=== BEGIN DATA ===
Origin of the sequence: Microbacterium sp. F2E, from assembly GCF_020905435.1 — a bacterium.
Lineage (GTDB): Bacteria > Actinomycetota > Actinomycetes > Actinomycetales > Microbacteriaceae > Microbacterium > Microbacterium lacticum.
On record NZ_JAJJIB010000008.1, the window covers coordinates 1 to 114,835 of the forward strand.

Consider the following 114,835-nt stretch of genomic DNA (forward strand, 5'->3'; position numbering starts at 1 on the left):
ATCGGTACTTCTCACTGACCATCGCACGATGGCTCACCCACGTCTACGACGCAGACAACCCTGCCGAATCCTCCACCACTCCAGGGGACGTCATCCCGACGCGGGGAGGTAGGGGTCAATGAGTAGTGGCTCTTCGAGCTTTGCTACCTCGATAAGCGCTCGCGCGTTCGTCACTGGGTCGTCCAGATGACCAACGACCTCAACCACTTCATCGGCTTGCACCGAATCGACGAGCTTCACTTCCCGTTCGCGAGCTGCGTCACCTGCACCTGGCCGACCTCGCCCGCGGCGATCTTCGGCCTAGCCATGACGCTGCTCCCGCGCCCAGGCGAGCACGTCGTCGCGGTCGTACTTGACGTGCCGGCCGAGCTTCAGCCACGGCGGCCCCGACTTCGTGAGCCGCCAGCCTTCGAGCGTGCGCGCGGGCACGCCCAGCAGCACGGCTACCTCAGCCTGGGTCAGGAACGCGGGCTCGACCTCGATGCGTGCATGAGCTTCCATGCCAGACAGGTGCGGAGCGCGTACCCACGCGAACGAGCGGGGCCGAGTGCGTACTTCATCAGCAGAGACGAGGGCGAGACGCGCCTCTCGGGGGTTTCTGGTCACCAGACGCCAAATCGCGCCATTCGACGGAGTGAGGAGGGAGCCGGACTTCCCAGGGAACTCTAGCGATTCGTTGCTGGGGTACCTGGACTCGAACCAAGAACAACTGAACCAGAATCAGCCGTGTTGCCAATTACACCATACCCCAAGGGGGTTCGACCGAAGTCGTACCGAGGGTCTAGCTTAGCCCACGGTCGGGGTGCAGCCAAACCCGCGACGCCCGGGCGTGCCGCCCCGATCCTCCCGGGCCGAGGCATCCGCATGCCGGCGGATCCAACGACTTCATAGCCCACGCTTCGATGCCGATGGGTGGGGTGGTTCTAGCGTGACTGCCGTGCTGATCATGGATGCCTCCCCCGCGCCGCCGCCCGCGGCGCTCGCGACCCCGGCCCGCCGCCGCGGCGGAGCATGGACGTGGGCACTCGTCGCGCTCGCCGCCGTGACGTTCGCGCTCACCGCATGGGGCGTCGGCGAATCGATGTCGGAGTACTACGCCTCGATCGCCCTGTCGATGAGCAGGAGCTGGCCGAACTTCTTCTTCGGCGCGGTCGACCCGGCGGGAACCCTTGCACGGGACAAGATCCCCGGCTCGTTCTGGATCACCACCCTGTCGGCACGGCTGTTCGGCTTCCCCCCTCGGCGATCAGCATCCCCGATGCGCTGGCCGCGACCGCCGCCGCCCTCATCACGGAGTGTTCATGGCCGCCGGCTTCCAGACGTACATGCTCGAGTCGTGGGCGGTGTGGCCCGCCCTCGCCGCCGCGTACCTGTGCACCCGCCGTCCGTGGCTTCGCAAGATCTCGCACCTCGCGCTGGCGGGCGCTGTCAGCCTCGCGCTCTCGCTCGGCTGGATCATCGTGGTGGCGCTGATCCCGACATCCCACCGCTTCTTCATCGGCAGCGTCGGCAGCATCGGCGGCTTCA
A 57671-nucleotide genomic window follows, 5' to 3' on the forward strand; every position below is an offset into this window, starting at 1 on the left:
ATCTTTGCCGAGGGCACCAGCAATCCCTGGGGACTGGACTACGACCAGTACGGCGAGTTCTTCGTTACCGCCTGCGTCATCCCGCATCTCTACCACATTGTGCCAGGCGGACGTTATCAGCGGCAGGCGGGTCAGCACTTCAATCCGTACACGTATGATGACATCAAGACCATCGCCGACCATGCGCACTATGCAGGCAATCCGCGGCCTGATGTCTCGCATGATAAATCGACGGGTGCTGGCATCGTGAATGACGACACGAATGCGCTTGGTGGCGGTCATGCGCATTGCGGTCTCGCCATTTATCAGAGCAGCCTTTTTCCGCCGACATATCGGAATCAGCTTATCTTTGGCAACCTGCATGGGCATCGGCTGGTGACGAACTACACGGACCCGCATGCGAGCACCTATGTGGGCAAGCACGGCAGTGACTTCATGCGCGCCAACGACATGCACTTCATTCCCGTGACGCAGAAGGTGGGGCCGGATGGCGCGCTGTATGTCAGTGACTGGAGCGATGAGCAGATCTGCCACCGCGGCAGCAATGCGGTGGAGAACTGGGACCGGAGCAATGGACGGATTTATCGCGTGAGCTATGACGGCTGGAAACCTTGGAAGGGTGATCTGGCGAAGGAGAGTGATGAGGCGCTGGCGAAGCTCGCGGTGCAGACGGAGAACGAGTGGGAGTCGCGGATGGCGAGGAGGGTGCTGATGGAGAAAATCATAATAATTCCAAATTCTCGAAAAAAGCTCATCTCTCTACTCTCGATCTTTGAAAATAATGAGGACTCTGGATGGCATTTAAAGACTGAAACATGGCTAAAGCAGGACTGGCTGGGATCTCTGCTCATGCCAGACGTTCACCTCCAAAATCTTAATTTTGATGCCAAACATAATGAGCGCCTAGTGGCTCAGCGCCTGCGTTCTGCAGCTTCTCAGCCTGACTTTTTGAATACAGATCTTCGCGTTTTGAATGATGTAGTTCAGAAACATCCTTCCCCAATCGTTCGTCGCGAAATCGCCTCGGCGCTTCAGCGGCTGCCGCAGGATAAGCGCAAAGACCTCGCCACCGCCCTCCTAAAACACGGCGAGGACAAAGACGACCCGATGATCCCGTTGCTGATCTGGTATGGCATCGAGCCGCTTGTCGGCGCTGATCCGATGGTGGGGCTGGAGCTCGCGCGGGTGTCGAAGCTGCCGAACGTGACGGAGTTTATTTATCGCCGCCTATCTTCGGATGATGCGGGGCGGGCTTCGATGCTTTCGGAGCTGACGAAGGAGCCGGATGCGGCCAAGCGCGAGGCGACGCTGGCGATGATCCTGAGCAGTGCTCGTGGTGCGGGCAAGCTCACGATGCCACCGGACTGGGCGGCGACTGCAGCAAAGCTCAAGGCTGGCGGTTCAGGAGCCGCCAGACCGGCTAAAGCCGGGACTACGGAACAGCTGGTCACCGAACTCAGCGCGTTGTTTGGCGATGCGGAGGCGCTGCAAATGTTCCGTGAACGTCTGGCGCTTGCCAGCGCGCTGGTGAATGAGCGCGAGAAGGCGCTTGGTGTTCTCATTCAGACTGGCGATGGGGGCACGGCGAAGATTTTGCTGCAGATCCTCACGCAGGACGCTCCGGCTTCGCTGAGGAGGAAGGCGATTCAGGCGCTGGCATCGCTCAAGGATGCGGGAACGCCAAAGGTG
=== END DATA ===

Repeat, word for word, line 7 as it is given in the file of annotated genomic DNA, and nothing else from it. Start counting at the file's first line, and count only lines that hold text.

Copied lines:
ATCTTTGCCGAGGGCACCAGCAATCCCTGGGGACTGGACTACGACCAGTACGGCGAGTTCTTCGTTACCGCCTGCGTCATCCCGCATCTCTACCACATTGTGCCAGGCGGACGTTATCAGCGGCAGGCGGGTCAGCACTTCAATCCGTACACGTATGATGACATCAAGACCATCGCCGACCATGCGCACTATGCAGGCAATCCGCGGCCTGATGTCTCGCATGATAAATCGACGGGTGCTGGCATCGTGAATGACGACACGAATGCGCTTGGTGGCGGTCATGCGCATTGCGGTCTCGCCATTTATCAGAGCAGCCTTTTTCCGCCGACATATCGGAATCAGCTTATCTTTGGCAACCTGCATGGGCATCGGCTGGTGACGAACTACACGGACCCGCATGCGAGCACCTATGTGGGCAAGCACGGCAGTGACTTCATGCGCGCCAACGACATGCACTTCATTCCCGTGACGCAGAAGGTGGGGCCGGATGGCGCGCTGTATGTCAGTGACTGGAGCGATGAGCAGATCTGCCACCGCGGCAGCAATGCGGTGGAGAACTGGGACCGGAGCAATGGACGGATTTATCGCGTGAGCTATGACGGCTGGAAACCTTGGAAGGGTGATCTGGCGAAGGAGAGTGATGAGGCGCTGGCGAAGCTCGCGGTGCAGACGGAGAACGAGTGGGAGTCGCGGATGGCGAGGAGGGTGCTGATGGAGAAAATCATAATAATTCCAAATTCTCGAAAAAAGCTCATCTCTCTACTCTCGATCTTTGAAAATAATGAGGACTCTGGATGGCATTTAAAGACTGAAACATGGCTAAAGCAGGACTGGCTGGGATCTCTGCTCATGCCAGACGTTCACCTCCAAAATCTTAATTTTGATGCCAAACATAATGAGCGCCTAGTGGCTCAGCGCCTGCGTTCTGCAGCTTCTCAGCCTGACTTTTTGAATACAGATCTTCGCGTTTTGAATGATGTAGTTCAGAAACATCCTTCCCCAATCGTTCGTCGCGAAATCGCCTCGGCGCTTCAGCGGCTGCCGCAGGATAAGCGCAAAGACCTCGCCACCGCCCTCCTAAAACACGGCGAGGACAAAGACGACCCGATGATCCCGTTGCTGATCTGGTATGGCATCGAGCCGCTTGTCGGCGCTGATCCGATGGTGGGGCTGGAGCTCGCGCGGGTGTCGAAGCTGCCGAACGTGACGGAGTTTATTTATCGCCGCCTATCTTCGGATGATGCGGGGCGGGCTTCGATGCTTTCGGAGCTGACGAAGGAGCCGGATGCGGCCAAGCGCGAGGCGACGCTGGCGATGATCCTGAGCAGTGCTCGTGGTGCGGGCAAGCTCACGATGCCACCGGACTGGGCGGCGACTGCAGCAAAGCTCAAGGCTGGCGGTTCAGGAGCCGCCAGACCGGCTAAAGCCGGGACTACGGAACAGCTGGTCACCGAACTCAGCGCGTTGTTTGGCGATGCGGAGGCGCTGCAAATGTTCCGTGAACGTCTGGCGCTTGCCAGCGCGCTGGTGAATGAGCGCGAGAAGGCGCTTGGTGTTCTCATTCAGACTGGCGATGGGGGCACGGCGAAGATTTTGCTGCAGATCCTCACGCAGGACGCTCCGGCTTCGCTGAGGAGGAAGGCGATTCAGGCGCTGGCATCGCTCAAGGATGCGGGAACGCCAAAGGTG